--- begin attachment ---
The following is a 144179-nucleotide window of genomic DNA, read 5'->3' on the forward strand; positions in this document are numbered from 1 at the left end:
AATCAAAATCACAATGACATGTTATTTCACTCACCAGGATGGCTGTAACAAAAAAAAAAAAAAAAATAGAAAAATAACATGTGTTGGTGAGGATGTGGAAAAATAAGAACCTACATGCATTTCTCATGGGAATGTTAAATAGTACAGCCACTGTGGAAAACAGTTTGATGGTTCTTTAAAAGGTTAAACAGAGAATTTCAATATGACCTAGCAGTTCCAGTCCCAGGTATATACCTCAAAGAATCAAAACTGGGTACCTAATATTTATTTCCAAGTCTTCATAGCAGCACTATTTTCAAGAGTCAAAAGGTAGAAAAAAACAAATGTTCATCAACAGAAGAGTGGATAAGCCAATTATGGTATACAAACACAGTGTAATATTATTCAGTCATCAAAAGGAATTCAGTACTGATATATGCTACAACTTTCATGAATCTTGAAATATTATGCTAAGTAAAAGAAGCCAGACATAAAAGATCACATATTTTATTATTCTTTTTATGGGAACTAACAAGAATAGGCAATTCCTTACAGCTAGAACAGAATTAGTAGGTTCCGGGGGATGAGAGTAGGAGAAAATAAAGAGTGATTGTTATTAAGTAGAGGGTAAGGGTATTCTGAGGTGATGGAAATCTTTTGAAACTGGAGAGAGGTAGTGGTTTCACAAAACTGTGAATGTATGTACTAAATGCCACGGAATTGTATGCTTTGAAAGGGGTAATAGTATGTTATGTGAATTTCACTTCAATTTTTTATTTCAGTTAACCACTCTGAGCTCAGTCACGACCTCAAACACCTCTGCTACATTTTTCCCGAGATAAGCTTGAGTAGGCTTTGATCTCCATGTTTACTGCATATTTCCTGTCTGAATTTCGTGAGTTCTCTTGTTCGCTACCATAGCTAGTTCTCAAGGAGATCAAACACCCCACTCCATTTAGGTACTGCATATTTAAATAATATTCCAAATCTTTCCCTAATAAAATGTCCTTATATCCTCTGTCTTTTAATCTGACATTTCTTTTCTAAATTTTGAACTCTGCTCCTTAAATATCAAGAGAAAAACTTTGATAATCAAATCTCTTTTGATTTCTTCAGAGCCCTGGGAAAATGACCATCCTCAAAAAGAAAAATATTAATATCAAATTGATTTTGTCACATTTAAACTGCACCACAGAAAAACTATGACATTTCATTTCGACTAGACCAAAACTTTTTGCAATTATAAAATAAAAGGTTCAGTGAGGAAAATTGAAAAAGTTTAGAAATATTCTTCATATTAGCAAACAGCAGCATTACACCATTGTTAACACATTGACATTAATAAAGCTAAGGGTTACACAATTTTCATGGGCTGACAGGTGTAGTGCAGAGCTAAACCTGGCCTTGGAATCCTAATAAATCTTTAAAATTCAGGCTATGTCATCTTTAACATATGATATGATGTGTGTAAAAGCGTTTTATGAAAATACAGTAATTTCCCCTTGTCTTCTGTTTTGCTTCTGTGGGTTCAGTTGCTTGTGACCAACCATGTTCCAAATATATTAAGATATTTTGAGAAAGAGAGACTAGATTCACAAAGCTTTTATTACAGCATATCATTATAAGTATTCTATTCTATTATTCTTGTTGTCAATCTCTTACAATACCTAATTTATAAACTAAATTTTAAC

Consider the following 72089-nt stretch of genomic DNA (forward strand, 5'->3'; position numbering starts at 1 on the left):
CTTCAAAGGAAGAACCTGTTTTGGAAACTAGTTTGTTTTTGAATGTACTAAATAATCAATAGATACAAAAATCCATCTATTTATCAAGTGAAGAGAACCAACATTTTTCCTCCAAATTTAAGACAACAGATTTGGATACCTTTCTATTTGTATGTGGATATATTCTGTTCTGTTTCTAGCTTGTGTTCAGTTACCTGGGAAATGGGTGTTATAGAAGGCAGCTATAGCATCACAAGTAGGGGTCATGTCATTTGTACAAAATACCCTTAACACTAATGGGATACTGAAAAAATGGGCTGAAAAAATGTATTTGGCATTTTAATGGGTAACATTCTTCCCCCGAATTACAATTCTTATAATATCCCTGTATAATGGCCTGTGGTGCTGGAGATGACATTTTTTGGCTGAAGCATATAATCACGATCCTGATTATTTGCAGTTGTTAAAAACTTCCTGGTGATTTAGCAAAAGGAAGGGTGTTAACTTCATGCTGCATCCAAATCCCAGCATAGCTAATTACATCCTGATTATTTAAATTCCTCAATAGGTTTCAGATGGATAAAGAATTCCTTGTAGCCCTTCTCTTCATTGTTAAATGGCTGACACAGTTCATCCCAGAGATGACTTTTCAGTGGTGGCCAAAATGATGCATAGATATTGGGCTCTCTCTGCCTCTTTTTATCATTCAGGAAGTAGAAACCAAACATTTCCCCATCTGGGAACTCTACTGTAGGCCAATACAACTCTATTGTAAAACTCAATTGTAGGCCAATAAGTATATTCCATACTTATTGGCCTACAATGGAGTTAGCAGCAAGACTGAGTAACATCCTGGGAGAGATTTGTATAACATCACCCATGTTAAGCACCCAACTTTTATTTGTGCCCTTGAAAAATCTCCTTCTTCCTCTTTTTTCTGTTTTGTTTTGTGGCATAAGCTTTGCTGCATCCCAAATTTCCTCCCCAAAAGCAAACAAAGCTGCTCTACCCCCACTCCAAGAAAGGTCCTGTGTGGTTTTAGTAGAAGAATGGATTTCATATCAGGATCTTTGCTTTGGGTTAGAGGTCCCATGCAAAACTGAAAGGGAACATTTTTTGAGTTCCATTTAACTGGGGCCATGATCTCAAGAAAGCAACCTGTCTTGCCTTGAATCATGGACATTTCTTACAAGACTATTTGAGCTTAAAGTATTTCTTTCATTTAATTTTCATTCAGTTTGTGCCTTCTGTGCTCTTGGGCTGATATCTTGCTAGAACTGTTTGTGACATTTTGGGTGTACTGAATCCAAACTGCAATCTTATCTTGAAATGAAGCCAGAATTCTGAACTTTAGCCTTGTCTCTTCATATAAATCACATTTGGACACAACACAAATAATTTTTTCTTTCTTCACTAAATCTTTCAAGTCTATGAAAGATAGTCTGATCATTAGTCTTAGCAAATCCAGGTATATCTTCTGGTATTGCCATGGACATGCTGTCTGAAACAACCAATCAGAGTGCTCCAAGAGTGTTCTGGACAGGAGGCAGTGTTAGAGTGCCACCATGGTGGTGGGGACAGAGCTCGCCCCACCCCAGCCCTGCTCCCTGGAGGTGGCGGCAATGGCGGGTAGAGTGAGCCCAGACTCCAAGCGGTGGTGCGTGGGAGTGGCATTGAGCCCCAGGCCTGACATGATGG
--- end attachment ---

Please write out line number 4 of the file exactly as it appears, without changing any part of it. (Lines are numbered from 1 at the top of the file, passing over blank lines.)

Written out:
CTTCAAAGGAAGAACCTGTTTTGGAAACTAGTTTGTTTTTGAATGTACTAAATAATCAATAGATACAAAAATCCATCTATTTATCAAGTGAAGAGAACCAACATTTTTCCTCCAAATTTAAGACAACAGATTTGGATACCTTTCTATTTGTATGTGGATATATTCTGTTCTGTTTCTAGCTTGTGTTCAGTTACCTGGGAAATGGGTGTTATAGAAGGCAGCTATAGCATCACAAGTAGGGGTCATGTCATTTGTACAAAATACCCTTAACACTAATGGGATACTGAAAAAATGGGCTGAAAAAATGTATTTGGCATTTTAATGGGTAACATTCTTCCCCCGAATTACAATTCTTATAATATCCCTGTATAATGGCCTGTGGTGCTGGAGATGACATTTTTTGGCTGAAGCATATAATCACGATCCTGATTATTTGCAGTTGTTAAAAACTTCCTGGTGATTTAGCAAAAGGAAGGGTGTTAACTTCATGCTGCATCCAAATCCCAGCATAGCTAATTACATCCTGATTATTTAAATTCCTCAATAGGTTTCAGATGGATAAAGAATTCCTTGTAGCCCTTCTCTTCATTGTTAAATGGCTGACACAGTTCATCCCAGAGATGACTTTTCAGTGGTGGCCAAAATGATGCATAGATATTGGGCTCTCTCTGCCTCTTTTTATCATTCAGGAAGTAGAAACCAAACATTTCCCCATCTGGGAACTCTACTGTAGGCCAATACAACTCTATTGTAAAACTCAATTGTAGGCCAATAAGTATATTCCATACTTATTGGCCTACAATGGAGTTAGCAGCAAGACTGAGTAACATCCTGGGAGAGATTTGTATAACATCACCCATGTTAAGCACCCAACTTTTATTTGTGCCCTTGAAAAATCTCCTTCTTCCTCTTTTTTCTGTTTTGTTTTGTGGCATAAGCTTTGCTGCATCCCAAATTTCCTCCCCAAAAGCAAACAAAGCTGCTCTACCCCCACTCCAAGAAAGGTCCTGTGTGGTTTTAGTAGAAGAATGGATTTCATATCAGGATCTTTGCTTTGGGTTAGAGGTCCCATGCAAAACTGAAAGGGAACATTTTTTGAGTTCCATTTAACTGGGGCCATGATCTCAAGAAAGCAACCTGTCTTGCCTTGAATCATGGACATTTCTTACAAGACTATTTGAGCTTAAAGTATTTCTTTCATTTAATTTTCATTCAGTTTGTGCCTTCTGTGCTCTTGGGCTGATATCTTGCTAGAACTGTTTGTGACATTTTGGGTGTACTGAATCCAAACTGCAATCTTATCTTGAAATGAAGCCAGAATTCTGAACTTTAGCCTTGTCTCTTCATATAAATCACATTTGGACACAACACAAATAATTTTTTCTTTCTTCACTAAATCTTTCAAGTCTATGAAAGATAGTCTGATCATTAGTCTTAGCAAATCCAGGTATATCTTCTGGTATTGCCATGGACATGCTGTCTGAAACAACCAATCAGAGTGCTCCAAGAGTGTTCTGGACAGGAGGCAGTGTTAGAGTGCCACCATGGTGGTGGGGACAGAGCTCGCCCCACCCCAGCCCTGCTCCCTGGAGGTGGCGGCAATGGCGGGTAGAGTGAGCCCAGACTCCAAGCGGTGGTGCGTGGGAGTGGCATTGAGCCCCAGGCCTGACATGATGG